I have always had a keen interest in politics and am currently a Conservative Party member, joining the party in October 2016. Since the boom of political debate on Twitter this interest has grown, where every aspect of the political debate is at your finger-tips. For better (or as some would say worse), I would categorise myself as being more politically aware than most.
Prior to the referendum in June 2016, I was a strong Remain voter. I never had the feeling of disenchantment of many relating to the impact of EU migration nor a particular dislike of the EU and its Institutions. I was of the view that the economic impact wasn’t worth the upheaval.
Since the result this view has significantly changed. The damage to democracy in this country would be immeasurable if we do not deliver on the result that over 17.4 million people voted for. Cameron, Osborne and all, were clear that this meant we leave the Customs Union and Single Market, ended Freedom of Movement and outside of the jurisdiction of the European Court of Justice. I do not accept the ambiguity argument by the Remain side.
I am now very strong in my view that we should leave the EU and there are a number of key players that have strengthened this view:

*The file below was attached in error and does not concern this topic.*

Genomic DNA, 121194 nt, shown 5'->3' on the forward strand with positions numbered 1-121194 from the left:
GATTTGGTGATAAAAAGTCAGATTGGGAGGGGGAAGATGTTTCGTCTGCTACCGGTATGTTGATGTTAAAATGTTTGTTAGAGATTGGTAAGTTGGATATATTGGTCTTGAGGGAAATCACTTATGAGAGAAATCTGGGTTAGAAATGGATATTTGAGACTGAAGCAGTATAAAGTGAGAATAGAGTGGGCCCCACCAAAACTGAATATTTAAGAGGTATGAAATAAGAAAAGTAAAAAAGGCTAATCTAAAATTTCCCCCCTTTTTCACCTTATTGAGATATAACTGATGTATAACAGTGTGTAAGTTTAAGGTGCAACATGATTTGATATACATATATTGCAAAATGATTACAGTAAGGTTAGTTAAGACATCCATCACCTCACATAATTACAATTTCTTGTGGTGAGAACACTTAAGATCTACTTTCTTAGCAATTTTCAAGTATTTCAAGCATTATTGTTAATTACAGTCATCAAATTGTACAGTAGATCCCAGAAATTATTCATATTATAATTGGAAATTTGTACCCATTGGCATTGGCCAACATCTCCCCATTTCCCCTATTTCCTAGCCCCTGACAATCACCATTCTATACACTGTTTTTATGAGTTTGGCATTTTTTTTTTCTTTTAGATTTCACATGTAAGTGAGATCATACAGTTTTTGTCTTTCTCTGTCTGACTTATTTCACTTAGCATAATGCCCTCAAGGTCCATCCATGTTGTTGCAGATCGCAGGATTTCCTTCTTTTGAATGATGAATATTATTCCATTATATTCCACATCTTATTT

Entrenched Remainers: Whether these are MPs, business figures or Match of the Day presenters.
I do not accept their notion that the UK will drop off a cliff and be cast into darkness. If a No Deal Brexit happened there is likely to be a period of adjustment, but beyond that most things would return to normal or as best like for like. People were not duped by slogans on buses or other such campaign tools. In an election, both sides do all they can to win and the counter-argument is the government spending public money for Remain campaign leaflets to every home.
Additionally, the procedural parliamentary tricks attempted by MPs like Dominic Grieve and Yvette Cooper to frustrate the delivery of Brexit only highlight to normal people, the Remain establishment’s push to stop leaving the EU at all costs. Thankfully with the help of enough Labour MPs in Leave voting constituencies these attempts were defeated for now. I and I hope many others saw them for what they were.
EU Intransigence and Arrogance: We see unelected, red wine-stained characters like Juncker insulting our Prime Minister (however hapless May has been) and Donald Tusk’s latest outburst and it solidifies the view that we are best out of this Institution. I see a crumbling empire, trying to hold onto its power base, with many countries in or heading towards recession and the rise of far-right populism. The EU has many problems which a No Deal with the UK would only exacerbate. It is ideological purity vs. economic pragmatism.
I support a deal but not at the expense of failing to deliver what was promised. This means we must be out of the Single Market and Customs Union and end freedom of movement. I may have been late to the party but I am a Leaver now.